There's a FIne line between sharp, historically referential pop and derivative, nostalgic riffage. If a band strays too close to the original source material they risk sounding like a photocopy of a K-Tel record with a limited shelf life. But if they allow their influences to simmer completely and season the result with an injection of bright, original voice they get the best of both worlds: proven structure infused with vital, new blood. It's not an easy balance to achieve, which is why Seattle's Slender Means deserve exceptional praise for their sparkling indie pop debut, Neon & Ruin (Mt. Fuji Records).
The genesis for their impressive entrance was a nine-song demo penned, performed, and committed to 12-track tape by frontman Josh Dawson, previously best known for his work with math-minded pop outfit Fields of Mars. Dawson began a dialog with guitarist Sonny Votolato (ex-Bugs in Amber) about starting a tightly structured, Anglo-inflected pop band in 2003. After sharing those nine songs with Votolato (who had also played guitar in Fields of Mars), Dawson connected with bassist Paul Pugliese and drummer Eric Wennberg. They started fleshing out and revising the demos into what would eventually become a collection of mature, polished cuts that reflect the careful craftsmanship of the Smiths and the buoyant whimsy of XTC. The latter trait is driven primarily by the inclusion of David Martin (unquestionably one of Seattle's strongest, most unique-sounding keyboard players) and makes for a nimble, vintage pop sound that practically aches to be manipulated by a producer like Jeff Lynne or Rick Ocasek.
With Slender Means still minor league players, Lynne and Ocasek weren't realistic options for hire, but local pop maestro Martin Feveyear was, and the band entered Jupiter Studios on Election Day 2004. The dark cloud of a second Bush term may have made for depressive ambience, but it certainly didn't come across in the final result. "I don't think it affected the recording, which is amazing, considering how bummed out we all were," recalls Votolato as we chat over shots of whiskey in a Fremont bar. Votolato is the eldest brother in a freakishly talented family of musicians that includes graceful singer-songwriter Rocky Votolato and incendiary guitarist Cody Votolato (Blood Brothers, Waxwing). An obscenely busy father of four and a passionate music fan, Votolato maintains an impressively optimistic viewpoint for a veteran musician who has seen his share of band inceptions and dissolutions. "I feel pretty fortunate, really," he says. "We don't fight at all," affirms Dawson, a declaration that's validated by the way they finish each other's sentences and rib each other with the warmth that only comes with comfortable compatibility.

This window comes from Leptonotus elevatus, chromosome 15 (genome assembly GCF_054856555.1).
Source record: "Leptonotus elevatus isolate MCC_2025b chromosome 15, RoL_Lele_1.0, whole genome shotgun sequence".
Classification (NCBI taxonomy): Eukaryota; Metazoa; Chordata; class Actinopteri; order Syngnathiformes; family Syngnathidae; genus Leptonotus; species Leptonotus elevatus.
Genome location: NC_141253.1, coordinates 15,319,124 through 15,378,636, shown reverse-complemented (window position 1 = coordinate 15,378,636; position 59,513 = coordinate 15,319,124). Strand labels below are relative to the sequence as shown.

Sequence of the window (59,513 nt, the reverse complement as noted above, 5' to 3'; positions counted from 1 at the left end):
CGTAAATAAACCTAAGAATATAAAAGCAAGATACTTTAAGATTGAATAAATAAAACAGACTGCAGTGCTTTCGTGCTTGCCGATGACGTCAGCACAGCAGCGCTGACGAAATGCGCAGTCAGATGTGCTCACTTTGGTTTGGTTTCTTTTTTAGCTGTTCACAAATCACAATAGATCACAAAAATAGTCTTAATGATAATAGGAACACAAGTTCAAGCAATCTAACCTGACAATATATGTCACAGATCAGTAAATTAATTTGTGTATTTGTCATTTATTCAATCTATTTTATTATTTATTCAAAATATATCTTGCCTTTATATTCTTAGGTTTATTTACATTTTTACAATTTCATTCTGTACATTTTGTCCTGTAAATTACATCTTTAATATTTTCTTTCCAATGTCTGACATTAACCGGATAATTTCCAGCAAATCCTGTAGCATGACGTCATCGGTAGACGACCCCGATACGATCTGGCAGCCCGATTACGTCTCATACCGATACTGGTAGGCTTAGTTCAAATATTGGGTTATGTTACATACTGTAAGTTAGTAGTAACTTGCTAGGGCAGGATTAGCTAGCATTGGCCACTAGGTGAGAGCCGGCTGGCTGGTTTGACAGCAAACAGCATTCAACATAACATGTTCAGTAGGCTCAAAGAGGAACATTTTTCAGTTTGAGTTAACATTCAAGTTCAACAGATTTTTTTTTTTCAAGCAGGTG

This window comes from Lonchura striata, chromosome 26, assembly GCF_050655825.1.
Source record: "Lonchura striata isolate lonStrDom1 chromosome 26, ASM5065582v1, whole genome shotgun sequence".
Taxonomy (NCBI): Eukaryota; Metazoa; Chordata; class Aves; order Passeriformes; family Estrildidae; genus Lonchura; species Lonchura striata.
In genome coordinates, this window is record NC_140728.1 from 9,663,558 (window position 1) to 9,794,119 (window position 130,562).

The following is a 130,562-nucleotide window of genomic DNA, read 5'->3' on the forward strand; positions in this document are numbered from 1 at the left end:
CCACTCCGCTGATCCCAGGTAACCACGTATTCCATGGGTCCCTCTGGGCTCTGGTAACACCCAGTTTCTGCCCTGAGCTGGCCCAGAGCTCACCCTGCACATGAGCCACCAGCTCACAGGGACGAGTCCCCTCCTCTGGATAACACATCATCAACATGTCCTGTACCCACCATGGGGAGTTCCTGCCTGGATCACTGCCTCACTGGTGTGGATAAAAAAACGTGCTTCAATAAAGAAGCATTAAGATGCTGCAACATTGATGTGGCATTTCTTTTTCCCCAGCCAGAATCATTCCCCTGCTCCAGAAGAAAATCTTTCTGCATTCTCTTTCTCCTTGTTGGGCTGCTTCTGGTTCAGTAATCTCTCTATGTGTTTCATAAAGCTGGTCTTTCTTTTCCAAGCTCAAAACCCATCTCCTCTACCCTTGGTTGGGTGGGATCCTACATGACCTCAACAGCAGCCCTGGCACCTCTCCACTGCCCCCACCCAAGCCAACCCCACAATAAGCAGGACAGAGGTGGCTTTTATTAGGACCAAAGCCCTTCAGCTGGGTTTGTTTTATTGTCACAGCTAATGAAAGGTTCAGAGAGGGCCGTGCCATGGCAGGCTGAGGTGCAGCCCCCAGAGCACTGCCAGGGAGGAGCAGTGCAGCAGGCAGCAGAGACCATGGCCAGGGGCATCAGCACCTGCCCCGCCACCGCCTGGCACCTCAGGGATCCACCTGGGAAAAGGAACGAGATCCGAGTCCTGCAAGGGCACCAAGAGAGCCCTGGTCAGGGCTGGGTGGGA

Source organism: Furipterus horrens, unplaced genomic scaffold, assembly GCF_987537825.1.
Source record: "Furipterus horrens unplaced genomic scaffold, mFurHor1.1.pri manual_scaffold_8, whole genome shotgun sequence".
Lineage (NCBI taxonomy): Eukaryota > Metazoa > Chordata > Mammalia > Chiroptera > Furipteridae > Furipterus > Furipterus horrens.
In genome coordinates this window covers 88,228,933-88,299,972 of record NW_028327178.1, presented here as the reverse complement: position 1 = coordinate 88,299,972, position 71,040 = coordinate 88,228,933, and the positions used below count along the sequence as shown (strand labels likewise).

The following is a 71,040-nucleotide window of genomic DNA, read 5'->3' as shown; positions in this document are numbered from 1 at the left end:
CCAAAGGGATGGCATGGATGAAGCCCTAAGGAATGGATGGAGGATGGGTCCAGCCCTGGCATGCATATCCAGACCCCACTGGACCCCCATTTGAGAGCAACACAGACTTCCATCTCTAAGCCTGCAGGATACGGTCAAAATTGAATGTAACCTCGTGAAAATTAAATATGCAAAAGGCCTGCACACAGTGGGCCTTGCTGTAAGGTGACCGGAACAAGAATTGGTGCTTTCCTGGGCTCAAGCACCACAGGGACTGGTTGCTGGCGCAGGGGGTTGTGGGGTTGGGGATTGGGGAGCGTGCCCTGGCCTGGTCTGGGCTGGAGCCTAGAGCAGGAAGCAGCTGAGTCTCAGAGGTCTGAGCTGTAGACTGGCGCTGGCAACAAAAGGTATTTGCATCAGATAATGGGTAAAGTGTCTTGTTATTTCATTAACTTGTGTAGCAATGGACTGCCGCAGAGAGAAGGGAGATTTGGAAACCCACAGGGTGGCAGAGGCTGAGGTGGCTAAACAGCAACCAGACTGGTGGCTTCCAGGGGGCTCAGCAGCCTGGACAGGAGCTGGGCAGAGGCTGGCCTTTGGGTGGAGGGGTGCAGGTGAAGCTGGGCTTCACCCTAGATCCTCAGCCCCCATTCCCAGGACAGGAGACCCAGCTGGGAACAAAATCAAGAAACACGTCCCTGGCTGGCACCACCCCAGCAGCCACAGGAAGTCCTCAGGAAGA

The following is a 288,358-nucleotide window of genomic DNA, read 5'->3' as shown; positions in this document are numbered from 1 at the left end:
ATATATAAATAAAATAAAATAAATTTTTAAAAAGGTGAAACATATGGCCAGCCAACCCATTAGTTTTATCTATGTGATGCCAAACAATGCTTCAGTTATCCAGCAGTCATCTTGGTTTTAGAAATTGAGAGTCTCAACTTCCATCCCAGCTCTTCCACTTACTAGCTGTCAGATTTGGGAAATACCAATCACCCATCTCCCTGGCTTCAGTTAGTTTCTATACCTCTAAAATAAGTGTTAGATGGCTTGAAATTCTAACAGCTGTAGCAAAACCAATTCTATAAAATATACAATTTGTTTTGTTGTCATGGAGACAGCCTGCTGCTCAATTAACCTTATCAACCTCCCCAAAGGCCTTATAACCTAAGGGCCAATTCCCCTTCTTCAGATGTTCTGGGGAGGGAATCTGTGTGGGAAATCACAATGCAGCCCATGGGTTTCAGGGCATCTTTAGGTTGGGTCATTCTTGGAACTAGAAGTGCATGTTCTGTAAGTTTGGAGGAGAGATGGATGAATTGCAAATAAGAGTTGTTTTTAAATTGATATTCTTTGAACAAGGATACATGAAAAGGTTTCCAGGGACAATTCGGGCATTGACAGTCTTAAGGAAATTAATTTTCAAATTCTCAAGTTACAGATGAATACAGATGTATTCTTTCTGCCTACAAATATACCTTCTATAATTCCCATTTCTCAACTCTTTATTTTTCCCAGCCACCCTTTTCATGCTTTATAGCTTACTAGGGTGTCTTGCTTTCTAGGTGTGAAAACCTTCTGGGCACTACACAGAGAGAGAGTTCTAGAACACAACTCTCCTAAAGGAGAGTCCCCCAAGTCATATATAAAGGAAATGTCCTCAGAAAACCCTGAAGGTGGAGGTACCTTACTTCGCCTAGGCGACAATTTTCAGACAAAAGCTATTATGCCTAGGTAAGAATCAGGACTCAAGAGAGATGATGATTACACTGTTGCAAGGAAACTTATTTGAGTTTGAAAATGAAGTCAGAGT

Much like the Divorce, peers they share this week's double bill with, the biggest arrow in Slender Means' quiver is a stellar single that could propel them onto essential playlists and drill them into the minds of Morrissey and Cars fans alike. "Van Gogh" is a perfect signature composition that's ignited by Dawson's fertile melody and direct lyricism ("And I'm waking up to another age/Well, I'll make my mother proud") and levitated by Martin's svelte, vivid keyboards. Tenuously toeing the line between pretentious and pragmatic, Dawson sketches an empathetic portrait of an ambitious musician who feels like his time is now, but knows that no one will give a shit about him until he's six feet under, much like the ear-slicing, titular artist. It's an age-old lament, but the band makes it sound plausibly urgent and justified.
The combination of this infectious parable and the band's precociously commanding live show motivated Mt. Fuji Records owner (and Cops frontman) Mike Jaworski to sign the band. "I heard the [initial] demo that Josh did and I felt like I was hearing an amazing songwriter," recalls Jaworski. "It was something I wanted to be a part of. I only saw them live one time [before I signed them] and they pulled it off magnificently. Then I heard the songs they recorded with Feveyear and that was it. I only hope as a record label that we can do them justice because I know that when people hear it they're going to react."email@example.com